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Poetry of Issue #8        Page 36

A Disembodiment

You claim I look crucified
today, my downturn stark
and almost exemplary enough
to cancel the true religion.

Ice retains its grip on ponds
too small for serious drownings.
The brown woods lust for brushfires
to clear decades of debris.

You wonder if the latest
virus has mesmerized me,
whether expensive but useless
patent medicines apply.

They can’t heal crucifixions,
but can ease certain symptoms,
like the arthritis in my hands
and the muscle pain from walking

six miles on the rain-slick roads.
Today those nostrums won’t help,
not with my ego deflated
like last summer’s party balloon.

It’s good to humble one’s self
by comparing a sinus headache
to the rough of a crown of thorns.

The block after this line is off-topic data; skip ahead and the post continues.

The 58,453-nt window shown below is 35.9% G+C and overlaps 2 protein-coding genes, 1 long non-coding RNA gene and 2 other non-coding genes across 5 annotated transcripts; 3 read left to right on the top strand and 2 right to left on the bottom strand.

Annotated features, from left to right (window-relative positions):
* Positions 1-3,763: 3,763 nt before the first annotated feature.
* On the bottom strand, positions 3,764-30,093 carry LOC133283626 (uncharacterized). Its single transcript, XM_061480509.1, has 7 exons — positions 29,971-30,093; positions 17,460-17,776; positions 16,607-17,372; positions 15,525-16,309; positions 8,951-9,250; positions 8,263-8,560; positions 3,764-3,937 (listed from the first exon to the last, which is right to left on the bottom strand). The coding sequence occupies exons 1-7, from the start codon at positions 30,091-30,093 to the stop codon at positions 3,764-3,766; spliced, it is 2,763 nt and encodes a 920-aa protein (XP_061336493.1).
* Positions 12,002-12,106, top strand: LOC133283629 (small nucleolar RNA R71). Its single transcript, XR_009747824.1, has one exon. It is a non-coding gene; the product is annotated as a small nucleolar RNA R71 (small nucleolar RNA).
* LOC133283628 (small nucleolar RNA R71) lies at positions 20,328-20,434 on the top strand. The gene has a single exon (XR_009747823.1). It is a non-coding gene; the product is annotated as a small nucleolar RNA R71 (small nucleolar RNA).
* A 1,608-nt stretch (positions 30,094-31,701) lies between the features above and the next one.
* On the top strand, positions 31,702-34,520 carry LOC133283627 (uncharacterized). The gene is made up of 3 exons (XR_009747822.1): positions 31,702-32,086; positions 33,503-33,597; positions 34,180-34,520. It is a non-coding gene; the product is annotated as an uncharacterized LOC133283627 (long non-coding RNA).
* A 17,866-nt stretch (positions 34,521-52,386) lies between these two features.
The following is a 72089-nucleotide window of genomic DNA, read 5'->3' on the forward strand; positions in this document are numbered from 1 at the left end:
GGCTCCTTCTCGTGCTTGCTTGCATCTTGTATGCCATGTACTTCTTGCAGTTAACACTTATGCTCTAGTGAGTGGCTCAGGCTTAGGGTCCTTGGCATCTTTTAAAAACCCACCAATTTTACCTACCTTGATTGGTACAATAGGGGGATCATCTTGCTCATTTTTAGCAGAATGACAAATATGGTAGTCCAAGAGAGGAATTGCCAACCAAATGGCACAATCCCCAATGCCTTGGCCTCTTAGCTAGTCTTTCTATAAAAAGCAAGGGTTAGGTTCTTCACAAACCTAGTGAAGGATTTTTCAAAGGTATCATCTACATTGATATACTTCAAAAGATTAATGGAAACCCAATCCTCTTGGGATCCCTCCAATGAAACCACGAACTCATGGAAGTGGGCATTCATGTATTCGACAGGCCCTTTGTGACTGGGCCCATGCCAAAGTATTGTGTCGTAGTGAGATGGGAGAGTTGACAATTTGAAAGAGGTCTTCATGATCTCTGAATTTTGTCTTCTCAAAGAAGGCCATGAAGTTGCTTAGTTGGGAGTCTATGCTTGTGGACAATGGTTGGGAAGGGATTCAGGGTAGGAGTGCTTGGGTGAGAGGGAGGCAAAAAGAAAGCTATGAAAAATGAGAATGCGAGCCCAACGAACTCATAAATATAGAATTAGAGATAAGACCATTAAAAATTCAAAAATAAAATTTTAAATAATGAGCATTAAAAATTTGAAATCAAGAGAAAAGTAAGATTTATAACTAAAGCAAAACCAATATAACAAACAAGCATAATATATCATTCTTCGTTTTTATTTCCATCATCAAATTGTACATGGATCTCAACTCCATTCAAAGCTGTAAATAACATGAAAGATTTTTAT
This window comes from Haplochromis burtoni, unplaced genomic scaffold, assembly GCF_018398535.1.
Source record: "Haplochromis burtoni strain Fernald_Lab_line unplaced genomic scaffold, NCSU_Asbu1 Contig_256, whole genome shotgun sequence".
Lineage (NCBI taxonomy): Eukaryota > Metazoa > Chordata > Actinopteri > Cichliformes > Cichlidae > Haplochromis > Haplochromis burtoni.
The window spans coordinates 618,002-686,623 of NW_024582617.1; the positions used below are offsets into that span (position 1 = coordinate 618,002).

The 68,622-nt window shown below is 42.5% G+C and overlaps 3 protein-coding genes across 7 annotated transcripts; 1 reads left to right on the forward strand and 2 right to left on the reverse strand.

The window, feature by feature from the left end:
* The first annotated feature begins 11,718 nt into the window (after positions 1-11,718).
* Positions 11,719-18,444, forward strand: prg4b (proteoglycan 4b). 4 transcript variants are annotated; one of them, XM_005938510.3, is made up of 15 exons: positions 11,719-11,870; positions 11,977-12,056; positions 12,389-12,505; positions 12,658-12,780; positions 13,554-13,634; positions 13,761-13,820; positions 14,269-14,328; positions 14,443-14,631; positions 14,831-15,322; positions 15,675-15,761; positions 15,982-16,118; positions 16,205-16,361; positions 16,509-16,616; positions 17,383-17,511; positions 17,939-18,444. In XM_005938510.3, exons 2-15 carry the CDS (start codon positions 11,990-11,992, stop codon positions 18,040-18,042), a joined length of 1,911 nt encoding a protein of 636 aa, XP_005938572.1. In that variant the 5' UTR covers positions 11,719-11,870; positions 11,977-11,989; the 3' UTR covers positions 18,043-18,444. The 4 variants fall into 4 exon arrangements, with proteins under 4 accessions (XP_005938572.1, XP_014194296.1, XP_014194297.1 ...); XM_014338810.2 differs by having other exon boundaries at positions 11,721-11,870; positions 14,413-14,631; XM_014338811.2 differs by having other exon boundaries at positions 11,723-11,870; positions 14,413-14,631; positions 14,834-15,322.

It’s useful to make a fist,

despite the arthritis, and think
how a nail through the palm would feel.
But why do you see crucifixion
when you peer through my glasses

at my ordinary hazel eyes?
You know that my faith in stones
precludes a spiritual life.
You know that the shadow [stanza break]

of erasure looms behind me,
sighing and wringing its hands.
Spring bares certain body parts
for the benefit of everyone.

But I’ll stay indoors and press myself,
like a flower, into a book.
Don’t worry about my pained
and nearsighted expression.

It’s not social or political.
It’s only a disembodiment
waiting to occur in private
like plants coming up in the dark.

William Doreski